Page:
Huskers embracing impacts of NIL on college athletics
LINCOLN, Neb. (KLKN) – From name, image and likeness to conference realignment, the landscape of college athletics continue to shift and Nebraska is choosing to embrace the changes by setting the standard.
“I think Nebraska should be one of the best places in the country for NIL,” head coach Scott Frost said. “There’s no other place where I can think of where there’s one school and everybody’s behind it. The passion for Nebraska football is unmatched, everybody wants to support it and be a part of it.”
NIL has had a deep impact on college sports within the past year.
Nebraska has taken action to be ahead of the curve when it comes to their athletes profiting off their likeness.
For Frost, he sees it as another component of being the best saying, “if we want to compete at a national level, we need to compete at a national level with NIL.”
Part of that readiness is coming from the first-ever player-led NIL deal at Nebraska called the Big Red Fan Club.
It is a new way for Husker fans to interact with players through exclusive events and exclusive player-generated content like Q&As and fan videos.
Nebraska junior Garrett Nelson is one of 24 players taking part in the Big Red Fan Club.
“Nebraska’s always been innovative and an innovator in a lot of fields, especially with NIL,” Nelson said. “We’ve always hopped on it first and obviously this club like I said is the first.”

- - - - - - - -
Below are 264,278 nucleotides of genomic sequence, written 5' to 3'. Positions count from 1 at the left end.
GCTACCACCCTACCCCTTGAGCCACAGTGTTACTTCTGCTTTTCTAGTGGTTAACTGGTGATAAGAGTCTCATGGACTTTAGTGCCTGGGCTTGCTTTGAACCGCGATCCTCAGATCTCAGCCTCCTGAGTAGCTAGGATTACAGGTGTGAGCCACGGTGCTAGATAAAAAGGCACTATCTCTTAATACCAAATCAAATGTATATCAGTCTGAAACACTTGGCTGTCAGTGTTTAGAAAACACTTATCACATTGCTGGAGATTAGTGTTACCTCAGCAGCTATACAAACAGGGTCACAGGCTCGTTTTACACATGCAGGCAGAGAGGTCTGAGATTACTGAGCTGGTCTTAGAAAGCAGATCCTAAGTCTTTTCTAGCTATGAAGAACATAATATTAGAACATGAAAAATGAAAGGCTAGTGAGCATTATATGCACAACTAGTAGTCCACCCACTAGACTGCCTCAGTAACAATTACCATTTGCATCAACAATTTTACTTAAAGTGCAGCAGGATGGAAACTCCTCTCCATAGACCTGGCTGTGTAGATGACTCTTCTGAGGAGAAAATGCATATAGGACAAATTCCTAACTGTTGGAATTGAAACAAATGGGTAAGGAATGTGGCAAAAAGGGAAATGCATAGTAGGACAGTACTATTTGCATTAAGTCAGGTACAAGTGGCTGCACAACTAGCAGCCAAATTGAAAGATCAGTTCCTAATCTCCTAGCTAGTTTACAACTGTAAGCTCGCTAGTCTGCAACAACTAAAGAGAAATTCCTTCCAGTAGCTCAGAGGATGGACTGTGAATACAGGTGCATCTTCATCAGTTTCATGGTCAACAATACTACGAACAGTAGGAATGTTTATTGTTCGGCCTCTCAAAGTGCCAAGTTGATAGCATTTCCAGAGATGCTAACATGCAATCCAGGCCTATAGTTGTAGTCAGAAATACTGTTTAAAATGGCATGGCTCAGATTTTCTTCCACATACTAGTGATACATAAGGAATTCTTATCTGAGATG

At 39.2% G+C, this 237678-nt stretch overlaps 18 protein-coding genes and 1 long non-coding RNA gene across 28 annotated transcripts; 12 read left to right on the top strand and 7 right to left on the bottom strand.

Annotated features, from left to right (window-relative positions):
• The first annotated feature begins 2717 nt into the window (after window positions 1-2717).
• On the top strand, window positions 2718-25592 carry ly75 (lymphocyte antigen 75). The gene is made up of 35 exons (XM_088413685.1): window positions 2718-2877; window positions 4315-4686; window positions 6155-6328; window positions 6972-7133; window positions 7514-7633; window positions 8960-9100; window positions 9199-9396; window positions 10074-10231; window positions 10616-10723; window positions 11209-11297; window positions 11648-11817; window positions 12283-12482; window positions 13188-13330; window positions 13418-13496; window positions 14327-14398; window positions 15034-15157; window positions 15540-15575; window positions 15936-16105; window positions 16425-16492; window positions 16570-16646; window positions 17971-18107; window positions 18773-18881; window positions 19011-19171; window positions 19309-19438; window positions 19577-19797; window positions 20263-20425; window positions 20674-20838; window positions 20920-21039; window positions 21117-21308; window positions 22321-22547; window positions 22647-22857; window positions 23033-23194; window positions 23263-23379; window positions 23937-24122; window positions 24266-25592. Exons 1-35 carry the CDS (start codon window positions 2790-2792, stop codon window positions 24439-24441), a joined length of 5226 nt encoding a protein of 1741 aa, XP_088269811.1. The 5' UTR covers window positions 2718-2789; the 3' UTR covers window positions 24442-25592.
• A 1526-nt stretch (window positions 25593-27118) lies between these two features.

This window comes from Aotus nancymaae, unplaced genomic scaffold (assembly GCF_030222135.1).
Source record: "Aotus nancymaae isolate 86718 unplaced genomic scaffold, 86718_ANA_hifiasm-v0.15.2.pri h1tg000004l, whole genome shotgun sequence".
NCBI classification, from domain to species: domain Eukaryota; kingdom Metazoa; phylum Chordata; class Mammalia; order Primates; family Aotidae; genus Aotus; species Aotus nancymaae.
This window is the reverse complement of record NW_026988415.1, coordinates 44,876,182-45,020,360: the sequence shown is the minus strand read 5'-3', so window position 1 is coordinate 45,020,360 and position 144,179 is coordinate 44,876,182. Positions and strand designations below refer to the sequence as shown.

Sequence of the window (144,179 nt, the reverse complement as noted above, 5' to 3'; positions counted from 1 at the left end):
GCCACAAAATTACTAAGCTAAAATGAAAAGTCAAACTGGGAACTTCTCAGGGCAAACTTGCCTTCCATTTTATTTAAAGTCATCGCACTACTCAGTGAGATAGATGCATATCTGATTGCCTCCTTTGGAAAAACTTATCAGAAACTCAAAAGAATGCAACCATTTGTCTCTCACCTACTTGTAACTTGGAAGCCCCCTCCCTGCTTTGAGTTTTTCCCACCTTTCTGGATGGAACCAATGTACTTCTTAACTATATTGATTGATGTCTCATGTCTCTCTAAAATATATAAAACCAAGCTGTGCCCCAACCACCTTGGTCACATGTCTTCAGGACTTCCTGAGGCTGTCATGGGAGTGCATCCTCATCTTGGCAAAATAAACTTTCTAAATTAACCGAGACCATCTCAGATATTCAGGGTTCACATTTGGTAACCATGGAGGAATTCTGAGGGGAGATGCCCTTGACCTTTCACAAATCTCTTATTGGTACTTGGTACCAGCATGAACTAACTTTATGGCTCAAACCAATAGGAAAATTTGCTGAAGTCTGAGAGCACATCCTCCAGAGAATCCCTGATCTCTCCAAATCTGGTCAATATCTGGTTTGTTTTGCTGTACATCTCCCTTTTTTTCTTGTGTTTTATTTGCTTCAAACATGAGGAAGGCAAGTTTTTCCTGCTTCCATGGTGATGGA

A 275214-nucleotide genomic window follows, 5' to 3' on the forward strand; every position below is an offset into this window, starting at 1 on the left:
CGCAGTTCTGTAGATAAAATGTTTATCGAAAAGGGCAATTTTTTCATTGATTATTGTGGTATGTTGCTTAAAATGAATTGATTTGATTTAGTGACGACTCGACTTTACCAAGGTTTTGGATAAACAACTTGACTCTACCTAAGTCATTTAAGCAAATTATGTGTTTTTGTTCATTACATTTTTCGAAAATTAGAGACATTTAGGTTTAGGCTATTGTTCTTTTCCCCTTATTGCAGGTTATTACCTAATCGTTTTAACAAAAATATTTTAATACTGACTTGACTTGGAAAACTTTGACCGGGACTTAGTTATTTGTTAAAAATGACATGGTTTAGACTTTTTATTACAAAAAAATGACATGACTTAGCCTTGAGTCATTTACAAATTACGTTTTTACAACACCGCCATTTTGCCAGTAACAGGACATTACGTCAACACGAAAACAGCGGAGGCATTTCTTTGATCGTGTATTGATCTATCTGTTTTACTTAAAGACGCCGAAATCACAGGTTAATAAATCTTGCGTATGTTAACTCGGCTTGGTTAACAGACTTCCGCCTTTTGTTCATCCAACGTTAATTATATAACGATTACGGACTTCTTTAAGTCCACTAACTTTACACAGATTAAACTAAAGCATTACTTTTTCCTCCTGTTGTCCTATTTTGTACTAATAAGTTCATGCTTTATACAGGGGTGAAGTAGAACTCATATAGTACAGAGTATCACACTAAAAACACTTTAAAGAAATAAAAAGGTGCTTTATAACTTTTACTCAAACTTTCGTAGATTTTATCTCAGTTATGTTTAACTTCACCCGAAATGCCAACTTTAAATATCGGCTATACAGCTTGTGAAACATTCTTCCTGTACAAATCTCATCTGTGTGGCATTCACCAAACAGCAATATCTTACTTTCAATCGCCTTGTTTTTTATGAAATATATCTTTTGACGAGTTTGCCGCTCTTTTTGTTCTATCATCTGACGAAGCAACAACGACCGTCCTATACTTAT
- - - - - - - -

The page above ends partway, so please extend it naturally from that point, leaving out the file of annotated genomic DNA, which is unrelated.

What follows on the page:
The fan club started as an idea from a few of the players and was established with the help of two Nebraska business students.
“You know these players, they came to us with a great idea and basically asked how can we make this into a reality,” co-founder Zach Molzer said.
“They bring a lot of value to the community through events and they wanted to kind of build a foundation of a little bit something bigger and something a little bit more systematized,” co-founder Rob Khorram said.
Nebraska athletic director Trev Alberts is excited about the way NIL is headed at Nebraska.
“Our fanbase is second to none and this is just a way that I think our football players, at least initially have tried to create a way that they can directly communicate with fans and vice versa,” Alberts said. “Give some insight in you know just being authentic and real and allowing people to participate in their journey and if they’re able to benefit from it I think that’s great.”
“I think this is what NIL is for,” Nelson said. “[The Big Red Fan Club] is pretty much just hanging out with the boys honestly.”